In some states, if you aren’t registered as either major party, you are considered an Independent. In Idaho, you are instead called Unaffiliated. I attempted to call about six to seven hundred Unaffiliated. Ten percent hung up. Ten percent wanted to talk about Biden. Ten percent wanted to talk about Trump. A few people told me my chances of winning were next to nothing. I told them I was running because I believe people should have a choice. No candidate should stroll unopposed into office year after year after year. Most were surprised a candidate was calling them and even more shocked to find the candidate was not asking for either their vote or their money but rather their opinion.The Unaffiliated’s biggest issues were education, property tax, COVID response, growth, and transportation.
I then attempted to call Republicans, about four to five hundred. Ten percent hung up. Ten percent wanted to talk about Biden. Ten percent wanted to talk about Trump. Many couldn’t understand why a Democrat called them. Some stated they never voted for a Democrat and didn’t plan on starting this year. I told them why I was running. I told them I believe in a marketplace of ideas and solutions. I told them I called to find out their biggest concerns with our state or town, trying to find consensus among the Republicans and the Unaffiliateds and the Democrats. Their biggest issues were education, property tax, COVID response, growth, and transportation.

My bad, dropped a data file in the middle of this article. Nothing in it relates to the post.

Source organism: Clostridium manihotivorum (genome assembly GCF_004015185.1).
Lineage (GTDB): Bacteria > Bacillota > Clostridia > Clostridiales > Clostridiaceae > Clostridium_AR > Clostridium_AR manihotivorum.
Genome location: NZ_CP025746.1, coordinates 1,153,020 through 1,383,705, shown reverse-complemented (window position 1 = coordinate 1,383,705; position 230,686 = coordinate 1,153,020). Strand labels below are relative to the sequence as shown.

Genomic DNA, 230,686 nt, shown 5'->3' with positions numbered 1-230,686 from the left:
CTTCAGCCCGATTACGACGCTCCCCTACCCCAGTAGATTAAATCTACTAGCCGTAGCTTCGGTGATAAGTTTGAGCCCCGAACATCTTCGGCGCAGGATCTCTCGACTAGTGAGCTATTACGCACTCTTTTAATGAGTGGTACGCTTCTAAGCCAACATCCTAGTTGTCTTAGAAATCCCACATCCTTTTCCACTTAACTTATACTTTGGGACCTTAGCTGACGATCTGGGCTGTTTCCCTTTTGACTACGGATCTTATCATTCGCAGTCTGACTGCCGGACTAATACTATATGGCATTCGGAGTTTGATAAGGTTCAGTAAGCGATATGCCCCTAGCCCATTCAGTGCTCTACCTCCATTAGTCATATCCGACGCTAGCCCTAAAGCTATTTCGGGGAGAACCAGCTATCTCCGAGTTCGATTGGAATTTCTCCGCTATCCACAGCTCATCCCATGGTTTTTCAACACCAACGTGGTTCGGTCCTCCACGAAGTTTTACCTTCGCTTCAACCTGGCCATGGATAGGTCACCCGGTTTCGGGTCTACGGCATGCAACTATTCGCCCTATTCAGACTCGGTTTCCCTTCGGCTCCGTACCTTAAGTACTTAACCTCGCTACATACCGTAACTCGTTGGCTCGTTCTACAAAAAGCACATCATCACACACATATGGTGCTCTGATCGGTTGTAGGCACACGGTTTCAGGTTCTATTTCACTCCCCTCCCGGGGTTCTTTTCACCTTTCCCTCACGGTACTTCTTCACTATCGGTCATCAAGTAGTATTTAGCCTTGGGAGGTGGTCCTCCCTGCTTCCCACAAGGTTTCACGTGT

Regardless of party, there was constant corralling our talk to concentrate on local issues.
People are well aware of the problems in cities several thousand miles away from their own. They might even know great detail of troubles halfway across the globe. And they are anxious, and in some cases insistent, in expressing their personal solution to these national and international problems occurring several states or continents away. Though I might have been interested in those conversations, I reminded people I am running for State Representative and most of the issues I’d deal with are from a state perspective.
People took a few moments of consideration. In some cases they asked “What would be a local issue?” or “What are other people saying?”